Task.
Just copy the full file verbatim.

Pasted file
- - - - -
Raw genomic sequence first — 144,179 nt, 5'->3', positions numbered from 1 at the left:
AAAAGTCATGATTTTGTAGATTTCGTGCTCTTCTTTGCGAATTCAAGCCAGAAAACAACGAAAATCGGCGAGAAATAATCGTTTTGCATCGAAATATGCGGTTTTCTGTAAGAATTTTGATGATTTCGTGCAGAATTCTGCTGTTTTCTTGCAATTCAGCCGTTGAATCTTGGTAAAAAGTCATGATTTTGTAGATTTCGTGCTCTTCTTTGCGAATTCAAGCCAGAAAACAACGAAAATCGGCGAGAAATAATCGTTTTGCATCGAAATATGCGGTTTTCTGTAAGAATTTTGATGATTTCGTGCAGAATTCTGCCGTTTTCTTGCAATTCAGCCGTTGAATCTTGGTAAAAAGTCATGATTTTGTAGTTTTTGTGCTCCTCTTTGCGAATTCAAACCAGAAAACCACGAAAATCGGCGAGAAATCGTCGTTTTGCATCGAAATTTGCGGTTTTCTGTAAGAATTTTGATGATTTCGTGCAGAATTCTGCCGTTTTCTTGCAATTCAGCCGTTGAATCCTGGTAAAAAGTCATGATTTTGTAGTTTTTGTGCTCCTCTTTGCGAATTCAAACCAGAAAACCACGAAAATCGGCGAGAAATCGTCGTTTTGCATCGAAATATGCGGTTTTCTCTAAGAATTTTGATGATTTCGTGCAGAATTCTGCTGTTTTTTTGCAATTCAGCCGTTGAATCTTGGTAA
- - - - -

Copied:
Raw genomic sequence first — 144,179 nt, 5'->3', positions numbered from 1 at the left:
AAAAGTCATGATTTTGTAGATTTCGTGCTCTTCTTTGCGAATTCAAGCCAGAAAACAACGAAAATCGGCGAGAAATAATCGTTTTGCATCGAAATATGCGGTTTTCTGTAAGAATTTTGATGATTTCGTGCAGAATTCTGCTGTTTTCTTGCAATTCAGCCGTTGAATCTTGGTAAAAAGTCATGATTTTGTAGATTTCGTGCTCTTCTTTGCGAATTCAAGCCAGAAAACAACGAAAATCGGCGAGAAATAATCGTTTTGCATCGAAATATGCGGTTTTCTGTAAGAATTTTGATGATTTCGTGCAGAATTCTGCCGTTTTCTTGCAATTCAGCCGTTGAATCTTGGTAAAAAGTCATGATTTTGTAGTTTTTGTGCTCCTCTTTGCGAATTCAAACCAGAAAACCACGAAAATCGGCGAGAAATCGTCGTTTTGCATCGAAATTTGCGGTTTTCTGTAAGAATTTTGATGATTTCGTGCAGAATTCTGCCGTTTTCTTGCAATTCAGCCGTTGAATCCTGGTAAAAAGTCATGATTTTGTAGTTTTTGTGCTCCTCTTTGCGAATTCAAACCAGAAAACCACGAAAATCGGCGAGAAATCGTCGTTTTGCATCGAAATATGCGGTTTTCTCTAAGAATTTTGATGATTTCGTGCAGAATTCTGCTGTTTTTTTGCAATTCAGCCGTTGAATCTTGGTAA